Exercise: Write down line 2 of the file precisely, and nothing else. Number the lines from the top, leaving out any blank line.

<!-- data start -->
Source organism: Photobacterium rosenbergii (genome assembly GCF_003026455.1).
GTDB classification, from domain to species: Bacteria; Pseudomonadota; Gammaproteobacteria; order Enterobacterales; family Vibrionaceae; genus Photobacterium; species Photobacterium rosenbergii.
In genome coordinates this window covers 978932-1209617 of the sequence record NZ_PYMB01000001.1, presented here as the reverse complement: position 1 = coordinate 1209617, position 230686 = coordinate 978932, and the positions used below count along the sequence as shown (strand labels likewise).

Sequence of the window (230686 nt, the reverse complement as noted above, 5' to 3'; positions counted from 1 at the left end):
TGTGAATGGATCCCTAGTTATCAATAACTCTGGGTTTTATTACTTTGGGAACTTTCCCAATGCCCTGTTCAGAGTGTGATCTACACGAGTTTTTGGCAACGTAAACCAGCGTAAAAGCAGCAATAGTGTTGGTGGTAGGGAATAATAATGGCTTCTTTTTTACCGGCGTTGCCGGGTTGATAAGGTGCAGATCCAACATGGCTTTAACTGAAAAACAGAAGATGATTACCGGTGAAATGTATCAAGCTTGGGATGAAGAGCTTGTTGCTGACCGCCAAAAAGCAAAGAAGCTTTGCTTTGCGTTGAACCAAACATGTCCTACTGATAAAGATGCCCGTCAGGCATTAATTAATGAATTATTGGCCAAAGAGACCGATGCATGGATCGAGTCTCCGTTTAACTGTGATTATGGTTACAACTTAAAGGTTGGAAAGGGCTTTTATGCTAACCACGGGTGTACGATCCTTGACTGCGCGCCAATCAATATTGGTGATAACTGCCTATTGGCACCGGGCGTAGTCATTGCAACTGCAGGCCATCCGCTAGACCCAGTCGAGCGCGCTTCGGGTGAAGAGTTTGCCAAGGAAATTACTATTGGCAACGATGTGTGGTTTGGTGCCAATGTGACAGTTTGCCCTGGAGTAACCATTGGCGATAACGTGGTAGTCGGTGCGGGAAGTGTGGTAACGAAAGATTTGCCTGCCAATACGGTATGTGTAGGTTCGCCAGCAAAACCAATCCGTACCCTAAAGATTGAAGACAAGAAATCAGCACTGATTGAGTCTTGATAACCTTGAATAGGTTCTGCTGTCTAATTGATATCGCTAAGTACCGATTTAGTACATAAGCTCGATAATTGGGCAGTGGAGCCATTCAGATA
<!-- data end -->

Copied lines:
GTDB classification, from domain to species: Bacteria; Pseudomonadota; Gammaproteobacteria; order Enterobacterales; family Vibrionaceae; genus Photobacterium; species Photobacterium rosenbergii.